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Landscape Views - Issue 6

This is a column by landscapers, for landscapers. In it, you’ll find knowledge, views and insights from professionals just like you, who are currently working in the industry. This issue, we’ve got feedback on how landscapers just like you see commercial, residential, new build and existing garden work


Q. What are the pros and cons of residential and commercial landscaping? And within residential, what are the pros and cons of new builds versus existing gardens?


BGE Landscape Projects

Interviewee: Brett Garea (Owner / Managing Director)

Location: Glenfield, Auckland

Staff: 10


We are predominantly residential, but our portfolio also includes larger group housing companies such as Fletcher and Universal, so there are some big differences there.


Private residential work requires a lot of consultation with the client. With group housing work, there is a lot less consultation, as the overall theme is already established and the plant pallet/hard elements are pre-determined via master plans.

With group housing work, safety compliance takes up a lot of our time and increases costs as a result. There’s not often the same level of scrutiny in private work, unless you are subcontracting to a complying construction company. Overall, private work requires a lot more one-on-one interaction than the group housing work.

We do a combination of both landscaping for new builds and for existing homes. We find new builds a lot more satisfying, as we are building the landscape from the ‘ground up’ as opposed to renovations, which often involves

removing a lot of existing product to enable work to proceed and a new landscape to take shape.

Second Nature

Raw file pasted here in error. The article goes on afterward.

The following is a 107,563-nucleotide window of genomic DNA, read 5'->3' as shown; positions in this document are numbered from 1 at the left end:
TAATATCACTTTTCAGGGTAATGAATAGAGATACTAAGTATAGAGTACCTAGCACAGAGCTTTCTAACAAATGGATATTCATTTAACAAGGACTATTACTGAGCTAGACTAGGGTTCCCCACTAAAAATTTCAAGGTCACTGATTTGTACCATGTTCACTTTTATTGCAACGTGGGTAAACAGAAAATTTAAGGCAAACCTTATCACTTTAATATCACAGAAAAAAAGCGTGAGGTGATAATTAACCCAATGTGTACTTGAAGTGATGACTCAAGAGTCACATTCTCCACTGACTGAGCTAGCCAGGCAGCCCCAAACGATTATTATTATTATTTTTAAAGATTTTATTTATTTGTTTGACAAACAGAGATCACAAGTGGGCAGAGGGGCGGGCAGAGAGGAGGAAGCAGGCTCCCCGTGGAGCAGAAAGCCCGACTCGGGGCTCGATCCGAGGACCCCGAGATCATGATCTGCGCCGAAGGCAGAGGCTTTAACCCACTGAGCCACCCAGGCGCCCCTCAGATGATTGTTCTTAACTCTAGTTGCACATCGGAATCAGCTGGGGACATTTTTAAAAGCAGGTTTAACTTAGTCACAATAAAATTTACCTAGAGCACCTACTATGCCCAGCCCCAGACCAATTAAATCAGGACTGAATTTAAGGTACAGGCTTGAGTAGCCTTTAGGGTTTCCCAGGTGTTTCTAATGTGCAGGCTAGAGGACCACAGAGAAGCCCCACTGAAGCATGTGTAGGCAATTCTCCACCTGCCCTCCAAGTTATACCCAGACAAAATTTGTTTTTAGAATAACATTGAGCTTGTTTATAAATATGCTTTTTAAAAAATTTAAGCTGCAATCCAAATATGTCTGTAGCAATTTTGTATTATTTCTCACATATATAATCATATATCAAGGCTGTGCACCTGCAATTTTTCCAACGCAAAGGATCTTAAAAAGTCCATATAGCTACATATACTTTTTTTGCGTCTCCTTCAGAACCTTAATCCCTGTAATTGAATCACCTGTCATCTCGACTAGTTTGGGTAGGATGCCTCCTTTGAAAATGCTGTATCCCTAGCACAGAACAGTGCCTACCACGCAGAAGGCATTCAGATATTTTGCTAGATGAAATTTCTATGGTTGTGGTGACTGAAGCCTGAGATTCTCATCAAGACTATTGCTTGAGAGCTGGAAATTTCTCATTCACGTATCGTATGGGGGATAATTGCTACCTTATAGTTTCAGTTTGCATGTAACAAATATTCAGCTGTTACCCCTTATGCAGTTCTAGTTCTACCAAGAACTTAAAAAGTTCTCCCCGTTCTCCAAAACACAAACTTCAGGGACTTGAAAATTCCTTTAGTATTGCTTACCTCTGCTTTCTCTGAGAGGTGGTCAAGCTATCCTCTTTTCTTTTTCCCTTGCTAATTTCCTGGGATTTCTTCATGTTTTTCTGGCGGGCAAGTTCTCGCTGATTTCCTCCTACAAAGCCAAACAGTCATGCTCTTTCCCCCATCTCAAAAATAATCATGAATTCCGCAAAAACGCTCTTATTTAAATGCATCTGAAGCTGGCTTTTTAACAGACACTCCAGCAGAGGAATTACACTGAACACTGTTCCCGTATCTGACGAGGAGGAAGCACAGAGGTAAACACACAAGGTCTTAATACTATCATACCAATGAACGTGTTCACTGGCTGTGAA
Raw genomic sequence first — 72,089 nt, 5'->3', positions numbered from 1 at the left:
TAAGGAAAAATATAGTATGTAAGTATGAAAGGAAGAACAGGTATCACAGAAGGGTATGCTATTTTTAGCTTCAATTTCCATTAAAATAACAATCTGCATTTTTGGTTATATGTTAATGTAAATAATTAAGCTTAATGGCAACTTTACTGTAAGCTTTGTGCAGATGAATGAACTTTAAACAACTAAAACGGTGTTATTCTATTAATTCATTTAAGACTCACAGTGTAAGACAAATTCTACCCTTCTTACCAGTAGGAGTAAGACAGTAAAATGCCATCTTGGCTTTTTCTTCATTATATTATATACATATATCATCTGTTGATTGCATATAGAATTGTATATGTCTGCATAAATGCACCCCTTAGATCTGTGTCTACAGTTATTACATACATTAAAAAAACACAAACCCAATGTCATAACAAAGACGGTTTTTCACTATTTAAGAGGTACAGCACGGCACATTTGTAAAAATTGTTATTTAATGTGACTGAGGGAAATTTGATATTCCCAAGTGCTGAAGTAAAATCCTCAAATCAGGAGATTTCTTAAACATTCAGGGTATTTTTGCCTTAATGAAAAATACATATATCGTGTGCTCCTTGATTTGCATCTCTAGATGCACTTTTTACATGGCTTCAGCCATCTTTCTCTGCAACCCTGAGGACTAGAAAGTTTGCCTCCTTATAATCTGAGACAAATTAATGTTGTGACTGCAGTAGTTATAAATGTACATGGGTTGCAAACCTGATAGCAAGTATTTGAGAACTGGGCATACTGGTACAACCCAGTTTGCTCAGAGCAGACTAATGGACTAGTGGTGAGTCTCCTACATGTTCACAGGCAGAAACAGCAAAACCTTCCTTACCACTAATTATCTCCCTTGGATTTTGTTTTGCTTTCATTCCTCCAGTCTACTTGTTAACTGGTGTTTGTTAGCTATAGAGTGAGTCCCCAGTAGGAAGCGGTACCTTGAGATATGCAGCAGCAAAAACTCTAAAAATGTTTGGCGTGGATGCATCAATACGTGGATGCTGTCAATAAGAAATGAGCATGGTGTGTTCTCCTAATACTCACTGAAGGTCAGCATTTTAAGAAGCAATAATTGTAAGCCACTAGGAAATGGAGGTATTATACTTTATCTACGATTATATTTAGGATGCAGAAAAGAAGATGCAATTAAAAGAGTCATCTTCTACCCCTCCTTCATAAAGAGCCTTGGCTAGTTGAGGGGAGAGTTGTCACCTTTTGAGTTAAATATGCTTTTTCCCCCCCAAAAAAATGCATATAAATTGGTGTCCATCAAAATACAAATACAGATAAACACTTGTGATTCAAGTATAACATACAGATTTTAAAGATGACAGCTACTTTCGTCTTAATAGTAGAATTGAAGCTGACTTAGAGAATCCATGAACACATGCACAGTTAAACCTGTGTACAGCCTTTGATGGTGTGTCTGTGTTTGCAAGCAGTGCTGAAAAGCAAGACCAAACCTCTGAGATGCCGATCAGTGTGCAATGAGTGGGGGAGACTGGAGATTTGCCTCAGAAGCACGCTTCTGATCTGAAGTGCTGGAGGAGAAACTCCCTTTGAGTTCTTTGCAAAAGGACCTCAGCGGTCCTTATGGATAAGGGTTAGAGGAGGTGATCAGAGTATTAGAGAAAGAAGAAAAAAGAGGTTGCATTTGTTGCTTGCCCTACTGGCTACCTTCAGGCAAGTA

Interviewee: Chris Ballantyne (Creative Director and Founder)

Location: West Auckland Staff: 45


Originally, Second Nature specialised in the creation and care of residential gardens. As the company has grown, we have expanded our range of services, with specialist teams offering landscape architecture, garden design, planting, construction and garden care services. Our

commercial client base continues to increase, mainly around planting and garden care. Our next goal is to develop a team that specialises in the commercial area.

Residential work is demanding. The clients are heavily emotionally invested and we are working around their homes. The garden creation process is messy, disruptive and often costly. Ensuring the process is well-managed, communication is clear, and the outcome achieves the desired result helps overcome some of these challenges. A strong client/contractor relationship helps in successfully navigating the process.


Commercial work has very different demands. The clients are generally not as emotionally invested, but more outcome

and performance-focused. Timelines are often critical, and we often find ourselves having to work around other trades in the closing stages of a commercial project. Health and safety issues are more problematic on commercial sites, with the public sometimes present and large construction site risks to be managed.